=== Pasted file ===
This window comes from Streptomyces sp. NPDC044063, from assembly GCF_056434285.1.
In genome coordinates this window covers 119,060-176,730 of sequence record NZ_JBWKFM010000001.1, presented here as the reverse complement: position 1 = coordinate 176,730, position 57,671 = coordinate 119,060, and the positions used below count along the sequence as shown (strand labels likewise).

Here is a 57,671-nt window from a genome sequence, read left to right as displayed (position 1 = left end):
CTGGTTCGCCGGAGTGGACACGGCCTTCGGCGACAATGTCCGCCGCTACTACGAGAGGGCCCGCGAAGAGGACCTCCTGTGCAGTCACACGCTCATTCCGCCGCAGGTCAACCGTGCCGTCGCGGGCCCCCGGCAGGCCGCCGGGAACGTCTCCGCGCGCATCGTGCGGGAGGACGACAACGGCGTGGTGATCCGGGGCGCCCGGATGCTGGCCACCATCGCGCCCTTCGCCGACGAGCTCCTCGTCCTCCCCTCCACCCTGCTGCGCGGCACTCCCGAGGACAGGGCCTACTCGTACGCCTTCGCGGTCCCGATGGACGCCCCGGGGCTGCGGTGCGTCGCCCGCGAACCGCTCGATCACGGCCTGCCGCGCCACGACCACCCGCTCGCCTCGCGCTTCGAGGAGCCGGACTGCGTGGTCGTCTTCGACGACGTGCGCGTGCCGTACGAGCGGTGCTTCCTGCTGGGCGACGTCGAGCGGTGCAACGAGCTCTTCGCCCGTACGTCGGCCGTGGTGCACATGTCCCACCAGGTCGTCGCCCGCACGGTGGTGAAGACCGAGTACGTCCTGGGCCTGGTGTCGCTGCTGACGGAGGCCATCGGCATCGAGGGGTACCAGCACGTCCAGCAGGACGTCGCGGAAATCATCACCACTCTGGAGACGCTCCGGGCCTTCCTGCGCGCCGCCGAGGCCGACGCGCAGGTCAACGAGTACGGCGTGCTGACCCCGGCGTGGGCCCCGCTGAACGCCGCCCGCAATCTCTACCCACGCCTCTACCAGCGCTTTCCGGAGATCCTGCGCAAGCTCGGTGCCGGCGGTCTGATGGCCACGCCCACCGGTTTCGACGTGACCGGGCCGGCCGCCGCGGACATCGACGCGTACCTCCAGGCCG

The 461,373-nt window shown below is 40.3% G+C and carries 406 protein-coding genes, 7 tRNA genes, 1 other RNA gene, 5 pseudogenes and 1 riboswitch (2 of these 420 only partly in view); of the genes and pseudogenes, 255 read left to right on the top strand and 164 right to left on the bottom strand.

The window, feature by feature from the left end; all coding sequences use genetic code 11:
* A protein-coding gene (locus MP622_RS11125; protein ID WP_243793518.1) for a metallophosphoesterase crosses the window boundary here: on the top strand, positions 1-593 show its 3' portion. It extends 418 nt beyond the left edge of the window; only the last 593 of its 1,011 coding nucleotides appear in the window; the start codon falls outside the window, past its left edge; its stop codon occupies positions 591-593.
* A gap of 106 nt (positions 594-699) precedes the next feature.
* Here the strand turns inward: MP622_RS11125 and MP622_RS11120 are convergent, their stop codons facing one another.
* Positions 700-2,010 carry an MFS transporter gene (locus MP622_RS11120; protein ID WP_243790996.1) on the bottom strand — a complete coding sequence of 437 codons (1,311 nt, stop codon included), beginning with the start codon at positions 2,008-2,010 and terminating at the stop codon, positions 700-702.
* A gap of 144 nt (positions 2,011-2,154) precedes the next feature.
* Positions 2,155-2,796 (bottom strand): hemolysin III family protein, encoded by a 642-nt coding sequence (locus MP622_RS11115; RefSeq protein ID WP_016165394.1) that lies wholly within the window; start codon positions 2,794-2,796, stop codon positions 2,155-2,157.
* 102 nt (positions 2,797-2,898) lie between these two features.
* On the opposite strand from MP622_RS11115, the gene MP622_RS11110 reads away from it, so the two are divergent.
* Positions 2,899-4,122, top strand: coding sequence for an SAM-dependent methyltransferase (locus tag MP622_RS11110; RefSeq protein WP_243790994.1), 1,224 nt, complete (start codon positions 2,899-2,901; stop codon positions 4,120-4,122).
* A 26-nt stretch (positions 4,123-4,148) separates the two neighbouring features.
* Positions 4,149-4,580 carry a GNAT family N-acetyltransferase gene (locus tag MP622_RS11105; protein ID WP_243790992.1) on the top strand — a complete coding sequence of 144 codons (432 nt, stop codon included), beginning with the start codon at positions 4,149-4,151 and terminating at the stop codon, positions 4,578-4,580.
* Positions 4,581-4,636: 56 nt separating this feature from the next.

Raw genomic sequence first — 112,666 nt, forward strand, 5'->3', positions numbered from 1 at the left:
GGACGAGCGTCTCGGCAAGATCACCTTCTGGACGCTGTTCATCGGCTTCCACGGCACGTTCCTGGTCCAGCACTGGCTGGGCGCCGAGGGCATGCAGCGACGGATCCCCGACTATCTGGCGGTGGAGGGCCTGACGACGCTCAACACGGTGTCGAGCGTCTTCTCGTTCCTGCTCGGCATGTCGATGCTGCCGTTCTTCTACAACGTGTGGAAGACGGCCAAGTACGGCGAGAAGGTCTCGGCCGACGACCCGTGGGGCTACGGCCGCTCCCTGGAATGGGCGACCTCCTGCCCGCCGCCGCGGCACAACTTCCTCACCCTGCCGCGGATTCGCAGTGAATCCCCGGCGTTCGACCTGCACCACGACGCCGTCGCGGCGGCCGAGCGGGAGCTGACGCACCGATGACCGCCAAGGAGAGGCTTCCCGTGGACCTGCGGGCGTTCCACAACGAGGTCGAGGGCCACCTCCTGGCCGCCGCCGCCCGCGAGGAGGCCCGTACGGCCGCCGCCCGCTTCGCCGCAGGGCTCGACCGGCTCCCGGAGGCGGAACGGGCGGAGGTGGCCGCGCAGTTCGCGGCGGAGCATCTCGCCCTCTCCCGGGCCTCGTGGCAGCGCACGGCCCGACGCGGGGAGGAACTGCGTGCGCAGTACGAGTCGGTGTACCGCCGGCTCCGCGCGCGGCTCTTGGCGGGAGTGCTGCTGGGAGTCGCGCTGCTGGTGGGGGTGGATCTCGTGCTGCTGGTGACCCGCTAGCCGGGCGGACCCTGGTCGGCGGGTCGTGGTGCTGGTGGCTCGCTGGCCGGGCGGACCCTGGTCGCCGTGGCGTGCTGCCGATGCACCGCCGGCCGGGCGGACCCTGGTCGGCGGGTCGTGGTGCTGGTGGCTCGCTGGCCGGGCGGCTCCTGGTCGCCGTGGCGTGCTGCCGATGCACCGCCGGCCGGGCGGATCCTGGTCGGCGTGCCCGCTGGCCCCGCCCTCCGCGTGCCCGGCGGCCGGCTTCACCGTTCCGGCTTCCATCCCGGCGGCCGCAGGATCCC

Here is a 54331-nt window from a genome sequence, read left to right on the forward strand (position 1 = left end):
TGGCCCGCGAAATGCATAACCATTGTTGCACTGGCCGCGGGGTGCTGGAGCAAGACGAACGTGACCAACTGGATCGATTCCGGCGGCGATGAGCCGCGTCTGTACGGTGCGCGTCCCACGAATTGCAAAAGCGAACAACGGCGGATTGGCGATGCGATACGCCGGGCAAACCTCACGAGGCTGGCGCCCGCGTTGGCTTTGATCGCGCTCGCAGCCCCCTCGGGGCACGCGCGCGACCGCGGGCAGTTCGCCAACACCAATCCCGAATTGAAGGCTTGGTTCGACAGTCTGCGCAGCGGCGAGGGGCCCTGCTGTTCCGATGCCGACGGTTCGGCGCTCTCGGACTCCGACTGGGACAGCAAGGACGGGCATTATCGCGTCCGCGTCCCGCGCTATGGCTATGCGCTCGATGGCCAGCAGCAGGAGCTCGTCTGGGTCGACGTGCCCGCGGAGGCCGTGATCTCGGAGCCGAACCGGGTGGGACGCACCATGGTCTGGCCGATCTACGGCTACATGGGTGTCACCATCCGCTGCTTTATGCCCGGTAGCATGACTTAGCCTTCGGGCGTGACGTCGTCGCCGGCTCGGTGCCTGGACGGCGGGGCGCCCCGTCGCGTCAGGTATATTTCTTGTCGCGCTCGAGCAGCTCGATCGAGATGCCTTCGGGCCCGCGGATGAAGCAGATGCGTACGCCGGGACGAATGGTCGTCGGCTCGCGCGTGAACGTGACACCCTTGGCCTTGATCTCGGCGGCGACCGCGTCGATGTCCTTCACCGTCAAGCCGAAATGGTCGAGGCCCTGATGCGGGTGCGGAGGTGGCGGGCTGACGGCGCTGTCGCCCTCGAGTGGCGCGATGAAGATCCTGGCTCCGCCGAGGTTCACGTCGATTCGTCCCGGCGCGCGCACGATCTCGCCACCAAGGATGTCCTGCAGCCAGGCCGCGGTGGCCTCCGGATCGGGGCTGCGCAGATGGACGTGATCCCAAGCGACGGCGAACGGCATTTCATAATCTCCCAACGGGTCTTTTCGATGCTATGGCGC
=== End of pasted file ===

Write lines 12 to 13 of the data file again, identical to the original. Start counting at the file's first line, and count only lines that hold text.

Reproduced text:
* Positions 2,155-2,796 (bottom strand): hemolysin III family protein, encoded by a 642-nt coding sequence (locus MP622_RS11115; RefSeq protein ID WP_016165394.1) that lies wholly within the window; start codon positions 2,794-2,796, stop codon positions 2,155-2,157.
* 102 nt (positions 2,797-2,898) lie between these two features.